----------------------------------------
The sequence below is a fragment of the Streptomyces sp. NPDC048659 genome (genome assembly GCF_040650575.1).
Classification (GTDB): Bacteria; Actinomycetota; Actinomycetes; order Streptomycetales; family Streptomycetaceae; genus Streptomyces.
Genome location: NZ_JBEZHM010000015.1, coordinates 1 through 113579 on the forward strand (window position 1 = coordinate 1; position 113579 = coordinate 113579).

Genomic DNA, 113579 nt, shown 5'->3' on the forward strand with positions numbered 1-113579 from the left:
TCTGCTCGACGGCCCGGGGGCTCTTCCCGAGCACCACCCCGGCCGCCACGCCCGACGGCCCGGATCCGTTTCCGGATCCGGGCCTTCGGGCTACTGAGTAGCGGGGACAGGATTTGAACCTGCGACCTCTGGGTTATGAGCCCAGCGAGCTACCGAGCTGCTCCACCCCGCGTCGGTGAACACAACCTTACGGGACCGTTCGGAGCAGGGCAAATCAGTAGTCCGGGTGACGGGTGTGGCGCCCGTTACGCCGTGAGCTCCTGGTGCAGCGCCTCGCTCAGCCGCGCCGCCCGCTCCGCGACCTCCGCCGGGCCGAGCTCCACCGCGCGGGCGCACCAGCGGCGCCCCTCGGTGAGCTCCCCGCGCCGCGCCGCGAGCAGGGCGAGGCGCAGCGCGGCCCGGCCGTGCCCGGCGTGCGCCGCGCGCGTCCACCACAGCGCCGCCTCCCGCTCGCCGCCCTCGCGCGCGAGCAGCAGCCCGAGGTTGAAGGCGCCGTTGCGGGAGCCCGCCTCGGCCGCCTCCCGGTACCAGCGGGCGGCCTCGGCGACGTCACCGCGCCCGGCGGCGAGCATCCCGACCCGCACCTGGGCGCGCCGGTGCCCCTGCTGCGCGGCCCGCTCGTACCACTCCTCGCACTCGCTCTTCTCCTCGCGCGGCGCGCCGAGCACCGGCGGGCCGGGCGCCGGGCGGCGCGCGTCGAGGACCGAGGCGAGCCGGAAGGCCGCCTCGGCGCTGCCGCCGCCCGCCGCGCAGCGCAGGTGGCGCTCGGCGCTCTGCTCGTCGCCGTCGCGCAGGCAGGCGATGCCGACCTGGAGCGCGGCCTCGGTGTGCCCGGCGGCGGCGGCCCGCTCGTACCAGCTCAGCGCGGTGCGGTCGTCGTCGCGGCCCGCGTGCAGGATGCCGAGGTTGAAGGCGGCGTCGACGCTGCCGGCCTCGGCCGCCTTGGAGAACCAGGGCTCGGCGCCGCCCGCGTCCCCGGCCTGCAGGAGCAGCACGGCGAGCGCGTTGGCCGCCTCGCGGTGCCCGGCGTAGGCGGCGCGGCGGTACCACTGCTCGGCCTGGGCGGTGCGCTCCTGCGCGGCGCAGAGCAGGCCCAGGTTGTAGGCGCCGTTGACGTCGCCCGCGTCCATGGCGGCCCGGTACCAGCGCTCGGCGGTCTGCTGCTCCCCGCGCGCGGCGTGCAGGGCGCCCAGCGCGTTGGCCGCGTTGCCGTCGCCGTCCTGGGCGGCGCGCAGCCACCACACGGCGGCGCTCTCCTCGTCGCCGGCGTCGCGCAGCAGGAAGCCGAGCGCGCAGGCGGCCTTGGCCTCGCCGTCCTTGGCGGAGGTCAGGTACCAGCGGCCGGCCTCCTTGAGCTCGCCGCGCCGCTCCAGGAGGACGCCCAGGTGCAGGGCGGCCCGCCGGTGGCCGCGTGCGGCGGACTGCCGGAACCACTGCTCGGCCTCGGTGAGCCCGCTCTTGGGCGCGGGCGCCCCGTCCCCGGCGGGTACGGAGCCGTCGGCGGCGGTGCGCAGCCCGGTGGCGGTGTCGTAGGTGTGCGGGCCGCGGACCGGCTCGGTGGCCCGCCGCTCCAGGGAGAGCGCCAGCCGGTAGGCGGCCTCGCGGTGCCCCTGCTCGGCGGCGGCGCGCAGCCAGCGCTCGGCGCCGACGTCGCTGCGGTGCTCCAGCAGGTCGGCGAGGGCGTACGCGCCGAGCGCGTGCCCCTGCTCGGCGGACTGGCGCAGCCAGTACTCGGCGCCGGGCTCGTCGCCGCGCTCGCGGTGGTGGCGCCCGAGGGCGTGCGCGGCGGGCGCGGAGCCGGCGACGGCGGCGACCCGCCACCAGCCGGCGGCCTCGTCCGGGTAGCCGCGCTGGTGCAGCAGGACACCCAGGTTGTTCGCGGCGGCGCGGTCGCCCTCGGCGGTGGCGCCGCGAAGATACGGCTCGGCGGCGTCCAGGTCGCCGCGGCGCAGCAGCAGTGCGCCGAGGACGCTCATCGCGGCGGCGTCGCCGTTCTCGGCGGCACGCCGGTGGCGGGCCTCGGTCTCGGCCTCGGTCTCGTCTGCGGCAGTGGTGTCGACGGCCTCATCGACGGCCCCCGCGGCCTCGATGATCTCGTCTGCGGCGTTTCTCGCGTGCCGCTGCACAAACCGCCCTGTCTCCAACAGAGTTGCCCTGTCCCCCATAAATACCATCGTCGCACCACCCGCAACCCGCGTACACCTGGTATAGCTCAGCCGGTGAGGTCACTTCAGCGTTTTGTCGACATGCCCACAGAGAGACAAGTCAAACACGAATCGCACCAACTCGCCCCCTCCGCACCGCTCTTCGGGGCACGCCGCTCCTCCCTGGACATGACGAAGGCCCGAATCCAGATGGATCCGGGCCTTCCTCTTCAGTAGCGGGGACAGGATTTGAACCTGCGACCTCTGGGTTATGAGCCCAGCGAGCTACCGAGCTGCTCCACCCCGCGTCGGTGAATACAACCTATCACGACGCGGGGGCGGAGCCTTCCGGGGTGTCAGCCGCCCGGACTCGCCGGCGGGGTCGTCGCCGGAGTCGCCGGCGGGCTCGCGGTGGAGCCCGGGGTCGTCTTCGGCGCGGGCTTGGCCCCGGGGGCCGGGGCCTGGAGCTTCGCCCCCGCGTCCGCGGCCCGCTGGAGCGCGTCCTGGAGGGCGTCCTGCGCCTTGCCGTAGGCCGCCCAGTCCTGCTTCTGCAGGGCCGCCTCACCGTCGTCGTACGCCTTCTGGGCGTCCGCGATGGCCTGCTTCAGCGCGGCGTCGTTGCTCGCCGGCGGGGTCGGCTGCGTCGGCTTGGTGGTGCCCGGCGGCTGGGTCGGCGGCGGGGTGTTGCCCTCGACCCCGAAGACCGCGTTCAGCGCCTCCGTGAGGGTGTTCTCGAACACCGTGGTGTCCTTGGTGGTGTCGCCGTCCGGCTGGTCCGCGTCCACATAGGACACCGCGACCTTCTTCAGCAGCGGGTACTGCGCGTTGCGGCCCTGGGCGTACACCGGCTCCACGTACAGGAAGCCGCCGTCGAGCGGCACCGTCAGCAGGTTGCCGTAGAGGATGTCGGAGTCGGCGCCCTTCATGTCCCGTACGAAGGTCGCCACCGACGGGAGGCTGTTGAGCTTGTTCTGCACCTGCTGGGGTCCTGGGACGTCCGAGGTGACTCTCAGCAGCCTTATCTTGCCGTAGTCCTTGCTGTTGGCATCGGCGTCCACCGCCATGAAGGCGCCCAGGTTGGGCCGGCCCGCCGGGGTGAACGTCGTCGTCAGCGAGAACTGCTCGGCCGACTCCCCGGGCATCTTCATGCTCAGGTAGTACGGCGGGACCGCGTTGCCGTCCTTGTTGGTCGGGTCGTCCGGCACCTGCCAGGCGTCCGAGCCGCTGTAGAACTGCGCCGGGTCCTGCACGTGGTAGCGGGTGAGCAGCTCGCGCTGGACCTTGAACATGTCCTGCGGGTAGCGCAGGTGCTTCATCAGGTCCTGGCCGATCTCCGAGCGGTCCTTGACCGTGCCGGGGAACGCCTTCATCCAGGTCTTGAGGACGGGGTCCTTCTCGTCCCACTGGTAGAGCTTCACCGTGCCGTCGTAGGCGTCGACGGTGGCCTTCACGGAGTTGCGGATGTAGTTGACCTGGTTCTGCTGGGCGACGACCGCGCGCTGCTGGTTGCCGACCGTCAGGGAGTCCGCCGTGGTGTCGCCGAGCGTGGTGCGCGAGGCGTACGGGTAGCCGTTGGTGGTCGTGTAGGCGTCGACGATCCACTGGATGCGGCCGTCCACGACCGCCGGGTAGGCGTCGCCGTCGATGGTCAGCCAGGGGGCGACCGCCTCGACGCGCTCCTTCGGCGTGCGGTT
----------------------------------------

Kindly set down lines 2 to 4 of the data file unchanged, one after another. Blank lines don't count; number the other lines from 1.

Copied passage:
Classification (GTDB): Bacteria; Actinomycetota; Actinomycetes; order Streptomycetales; family Streptomycetaceae; genus Streptomyces.
Genome location: NZ_JBEZHM010000015.1, coordinates 1 through 113579 on the forward strand (window position 1 = coordinate 1; position 113579 = coordinate 113579).

Genomic DNA, 113579 nt, shown 5'->3' on the forward strand with positions numbered 1-113579 from the left: